When he was very young, Thomas Sharrock’s mother would balance him on her knee while playing the cello. That’s where a passion for music started for the Penn rising second-year.
“I’ve always been surrounded by music. It’s always been a part of my life,” says Sharrock, who is from Winchester, England. “I feel very connected with my emotions when I listen to music, and that’s always been extremely important to me.”
Sharrock is a cellist, and a pianist, and he sang as a chorister at Winchester College. So, it was not a surprise when his grandparents planned to take him to see his first opera, “Madame Butterfly,” for his 16th birthday. But the pandemic intervened, and they instead went last year for his 18th birthday.
“I think that opera is one of those things that is not for everyone, but for me, sitting down in a theater and hearing the first notes from the orchestra pit, there was genuinely an immediate connection,” he says.
And the connection continues. He attended seven operas at the Royal Opera House in London this summer through a Penn-funded research project of his own to explore audience perceptions about opera.
“Opera is an art form that I love so deeply, but I also care very much that everyone has fair access to the arts, without undemocratically dictating which arts should receive government funding” says Sharrock, who plans to double major in international relations and French and Francophone, Italian, and German studies, with a minor in music.
Music in urban spaces
Sharrock took a first-year seminar, Music in Urban Spaces, which is cross-listed between the Music Department and the Urban Studies Department in the College of Arts and Sciences, taught by Molly McGlone, associate dean and director of academic affairs. It is a yearlong course, meeting on Friday afternoons, and includes a requirement to volunteer three hours a week in music classrooms in West Philadelphia.
“Thomas is just so energetic, thoughtful, and engaging,” McGlone says. “I knew he would be a great fit, and it turned out to be so.”
Sharrock volunteered at the Henry C. Lea School, a K-8 Philadelphia public school, assisting in the after-school music program by accompanying the choir on the piano.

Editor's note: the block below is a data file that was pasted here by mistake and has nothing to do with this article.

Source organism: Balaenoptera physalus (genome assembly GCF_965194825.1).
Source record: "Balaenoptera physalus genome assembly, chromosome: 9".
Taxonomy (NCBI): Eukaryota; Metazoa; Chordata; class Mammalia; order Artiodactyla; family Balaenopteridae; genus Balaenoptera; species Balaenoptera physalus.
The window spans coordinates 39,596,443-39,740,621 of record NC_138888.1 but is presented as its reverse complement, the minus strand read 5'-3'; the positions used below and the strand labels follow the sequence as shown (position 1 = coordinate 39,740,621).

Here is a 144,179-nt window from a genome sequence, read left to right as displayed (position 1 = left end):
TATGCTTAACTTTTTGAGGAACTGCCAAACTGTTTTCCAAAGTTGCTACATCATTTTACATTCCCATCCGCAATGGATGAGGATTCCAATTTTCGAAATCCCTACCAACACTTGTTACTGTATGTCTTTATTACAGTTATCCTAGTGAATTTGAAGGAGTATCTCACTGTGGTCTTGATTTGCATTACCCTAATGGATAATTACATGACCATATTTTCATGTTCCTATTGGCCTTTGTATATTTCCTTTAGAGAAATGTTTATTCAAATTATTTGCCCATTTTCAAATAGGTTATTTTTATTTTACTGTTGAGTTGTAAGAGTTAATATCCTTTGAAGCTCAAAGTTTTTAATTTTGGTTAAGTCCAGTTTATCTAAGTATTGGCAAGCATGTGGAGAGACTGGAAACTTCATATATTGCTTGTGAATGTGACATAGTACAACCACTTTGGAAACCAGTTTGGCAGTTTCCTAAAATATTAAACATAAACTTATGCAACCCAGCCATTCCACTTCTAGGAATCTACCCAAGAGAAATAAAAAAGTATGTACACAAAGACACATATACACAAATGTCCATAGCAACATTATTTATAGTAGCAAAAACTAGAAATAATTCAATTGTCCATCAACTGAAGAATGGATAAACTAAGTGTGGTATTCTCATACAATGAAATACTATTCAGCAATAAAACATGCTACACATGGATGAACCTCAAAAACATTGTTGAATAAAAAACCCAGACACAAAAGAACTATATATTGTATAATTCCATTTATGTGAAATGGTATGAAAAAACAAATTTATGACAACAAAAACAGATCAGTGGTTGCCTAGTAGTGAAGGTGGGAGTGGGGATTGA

“He took a very active role in the classroom,” McGlone says, noting that he would often suggest song selections. “The music teacher really loved having Thomas there.”
The Music in Urban Spaces course explores the sociology of music, McGlone says, with readings that connect “social class and musical experiences and the ways they intertwine and surprise us, and sometimes reinforce our stereotypes, and sometimes break apart from them.” Sharrock’s final project applied these questions to opera. “It’s really clear that it's very personal to him,” McGlone says.
Sharrock wanted to continue his research during the summer, and asked McGlone if he could work with her. She supported him following up with his own research project. “I wanted to do something that was worthwhile, and something that was important to me. This is very much a passion project,” Sharrock says.
Sharrock applied for funding through Penn’s Center for Undergraduate Research and Fellowships. He is a Benjamin Franklin Scholar, which made him eligible for summer research funding. He also received a Paul and Kathleen Barthmaier Award. Together the Penn grants totaled $3,000, making it possible for him to devote his summer to the research while living at home.
The project explores how the audience’s demographic variables affect the way that people perceive opera as an art form, Sharrock says. It originated from his question, Is opera elitist?
“People generally tend to have very polarizing views on this,” he says. “It’s either, yes, opera is definitely elitist or, no, opera isn’t elitist in any way. I think it is a really, really difficult question, with a great many more variables than first meets the eye.”
Survey at seven operas